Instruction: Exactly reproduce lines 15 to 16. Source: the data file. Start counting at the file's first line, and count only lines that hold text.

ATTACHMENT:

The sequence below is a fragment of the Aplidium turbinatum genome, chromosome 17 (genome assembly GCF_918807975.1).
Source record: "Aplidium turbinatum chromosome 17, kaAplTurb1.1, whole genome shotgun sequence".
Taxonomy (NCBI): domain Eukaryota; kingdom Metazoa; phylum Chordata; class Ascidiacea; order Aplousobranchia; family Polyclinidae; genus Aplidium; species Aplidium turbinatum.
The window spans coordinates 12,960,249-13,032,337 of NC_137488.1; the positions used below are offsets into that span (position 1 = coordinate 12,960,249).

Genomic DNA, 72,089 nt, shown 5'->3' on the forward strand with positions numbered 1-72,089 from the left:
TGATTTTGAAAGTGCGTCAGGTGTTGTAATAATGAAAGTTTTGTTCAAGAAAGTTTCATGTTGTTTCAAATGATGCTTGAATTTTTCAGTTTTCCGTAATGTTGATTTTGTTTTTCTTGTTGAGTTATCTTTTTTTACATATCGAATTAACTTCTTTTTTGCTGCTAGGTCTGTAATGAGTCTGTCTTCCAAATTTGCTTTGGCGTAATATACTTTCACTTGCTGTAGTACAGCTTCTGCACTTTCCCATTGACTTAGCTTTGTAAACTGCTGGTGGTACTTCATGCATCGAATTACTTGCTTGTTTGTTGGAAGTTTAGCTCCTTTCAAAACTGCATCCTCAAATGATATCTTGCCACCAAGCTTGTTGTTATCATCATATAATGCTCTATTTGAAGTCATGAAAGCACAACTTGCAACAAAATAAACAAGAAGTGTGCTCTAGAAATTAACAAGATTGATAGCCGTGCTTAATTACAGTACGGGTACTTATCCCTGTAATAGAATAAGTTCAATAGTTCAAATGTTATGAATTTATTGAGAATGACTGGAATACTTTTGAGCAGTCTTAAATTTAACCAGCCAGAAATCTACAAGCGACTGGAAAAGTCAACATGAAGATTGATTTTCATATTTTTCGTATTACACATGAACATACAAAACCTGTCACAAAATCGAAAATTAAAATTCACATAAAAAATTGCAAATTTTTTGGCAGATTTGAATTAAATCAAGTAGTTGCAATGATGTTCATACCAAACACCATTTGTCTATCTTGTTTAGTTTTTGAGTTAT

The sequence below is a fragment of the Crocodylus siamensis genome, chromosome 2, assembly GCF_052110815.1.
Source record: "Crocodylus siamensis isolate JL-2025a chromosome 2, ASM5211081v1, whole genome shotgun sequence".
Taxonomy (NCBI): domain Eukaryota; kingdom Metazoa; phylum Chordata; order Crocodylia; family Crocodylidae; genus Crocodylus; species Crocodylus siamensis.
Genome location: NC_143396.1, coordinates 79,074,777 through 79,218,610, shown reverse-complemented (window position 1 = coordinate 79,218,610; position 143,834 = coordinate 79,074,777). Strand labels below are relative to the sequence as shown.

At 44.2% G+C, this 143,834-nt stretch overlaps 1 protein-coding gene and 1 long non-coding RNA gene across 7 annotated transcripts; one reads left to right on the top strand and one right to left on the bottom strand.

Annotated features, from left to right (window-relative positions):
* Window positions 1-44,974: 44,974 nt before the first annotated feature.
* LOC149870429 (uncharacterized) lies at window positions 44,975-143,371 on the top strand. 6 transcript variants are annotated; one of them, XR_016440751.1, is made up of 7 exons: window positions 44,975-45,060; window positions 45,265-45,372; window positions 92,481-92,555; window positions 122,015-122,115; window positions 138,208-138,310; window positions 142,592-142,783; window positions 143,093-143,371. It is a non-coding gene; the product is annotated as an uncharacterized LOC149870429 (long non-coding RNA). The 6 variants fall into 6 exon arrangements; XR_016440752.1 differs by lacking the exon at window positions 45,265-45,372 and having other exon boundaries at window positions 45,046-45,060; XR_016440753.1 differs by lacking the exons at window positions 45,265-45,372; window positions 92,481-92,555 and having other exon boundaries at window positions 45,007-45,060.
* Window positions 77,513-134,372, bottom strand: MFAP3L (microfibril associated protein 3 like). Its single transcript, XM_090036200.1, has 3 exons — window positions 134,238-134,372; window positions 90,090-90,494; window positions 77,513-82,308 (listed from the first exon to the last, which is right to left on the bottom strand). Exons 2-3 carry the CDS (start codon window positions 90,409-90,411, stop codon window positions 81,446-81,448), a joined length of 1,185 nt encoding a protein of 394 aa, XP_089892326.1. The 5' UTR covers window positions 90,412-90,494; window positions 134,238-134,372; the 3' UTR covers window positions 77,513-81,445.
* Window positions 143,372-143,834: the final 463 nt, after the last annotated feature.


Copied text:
* Window positions 77,513-134,372, bottom strand: MFAP3L (microfibril associated protein 3 like). Its single transcript, XM_090036200.1, has 3 exons — window positions 134,238-134,372; window positions 90,090-90,494; window positions 77,513-82,308 (listed from the first exon to the last, which is right to left on the bottom strand). Exons 2-3 carry the CDS (start codon window positions 90,409-90,411, stop codon window positions 81,446-81,448), a joined length of 1,185 nt encoding a protein of 394 aa, XP_089892326.1. The 5' UTR covers window positions 90,412-90,494; window positions 134,238-134,372; the 3' UTR covers window positions 77,513-81,445.
* Window positions 143,372-143,834: the final 463 nt, after the last annotated feature.